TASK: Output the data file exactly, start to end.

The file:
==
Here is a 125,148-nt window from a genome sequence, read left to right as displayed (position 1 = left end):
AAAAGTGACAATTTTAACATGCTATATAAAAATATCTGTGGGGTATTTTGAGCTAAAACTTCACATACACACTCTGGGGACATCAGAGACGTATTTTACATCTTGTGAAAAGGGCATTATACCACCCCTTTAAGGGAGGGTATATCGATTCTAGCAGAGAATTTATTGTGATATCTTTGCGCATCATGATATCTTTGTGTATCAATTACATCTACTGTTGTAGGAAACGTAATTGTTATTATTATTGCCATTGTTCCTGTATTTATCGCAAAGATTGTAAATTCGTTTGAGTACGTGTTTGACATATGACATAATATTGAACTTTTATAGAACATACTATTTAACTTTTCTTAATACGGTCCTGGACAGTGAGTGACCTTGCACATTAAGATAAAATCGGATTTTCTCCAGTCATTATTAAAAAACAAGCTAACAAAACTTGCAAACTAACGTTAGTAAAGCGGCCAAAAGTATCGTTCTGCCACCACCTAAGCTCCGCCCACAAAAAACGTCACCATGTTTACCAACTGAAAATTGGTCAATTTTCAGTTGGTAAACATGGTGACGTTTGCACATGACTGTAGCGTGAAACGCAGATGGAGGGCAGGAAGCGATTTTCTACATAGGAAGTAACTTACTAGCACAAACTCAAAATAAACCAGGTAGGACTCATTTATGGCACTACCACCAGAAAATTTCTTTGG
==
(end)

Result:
Here is a 125,148-nt window from a genome sequence, read left to right as displayed (position 1 = left end):
AAAAGTGACAATTTTAACATGCTATATAAAAATATCTGTGGGGTATTTTGAGCTAAAACTTCACATACACACTCTGGGGACATCAGAGACGTATTTTACATCTTGTGAAAAGGGCATTATACCACCCCTTTAAGGGAGGGTATATCGATTCTAGCAGAGAATTTATTGTGATATCTTTGCGCATCATGATATCTTTGTGTATCAATTACATCTACTGTTGTAGGAAACGTAATTGTTATTATTATTGCCATTGTTCCTGTATTTATCGCAAAGATTGTAAATTCGTTTGAGTACGTGTTTGACATATGACATAATATTGAACTTTTATAGAACATACTATTTAACTTTTCTTAATACGGTCCTGGACAGTGAGTGACCTTGCACATTAAGATAAAATCGGATTTTCTCCAGTCATTATTAAAAAACAAGCTAACAAAACTTGCAAACTAACGTTAGTAAAGCGGCCAAAAGTATCGTTCTGCCACCACCTAAGCTCCGCCCACAAAAAACGTCACCATGTTTACCAACTGAAAATTGGTCAATTTTCAGTTGGTAAACATGGTGACGTTTGCACATGACTGTAGCGTGAAACGCAGATGGAGGGCAGGAAGCGATTTTCTACATAGGAAGTAACTTACTAGCACAAACTCAAAATAAACCAGGTAGGACTCATTTATGGCACTACCACCAGAAAATTTCTTTGG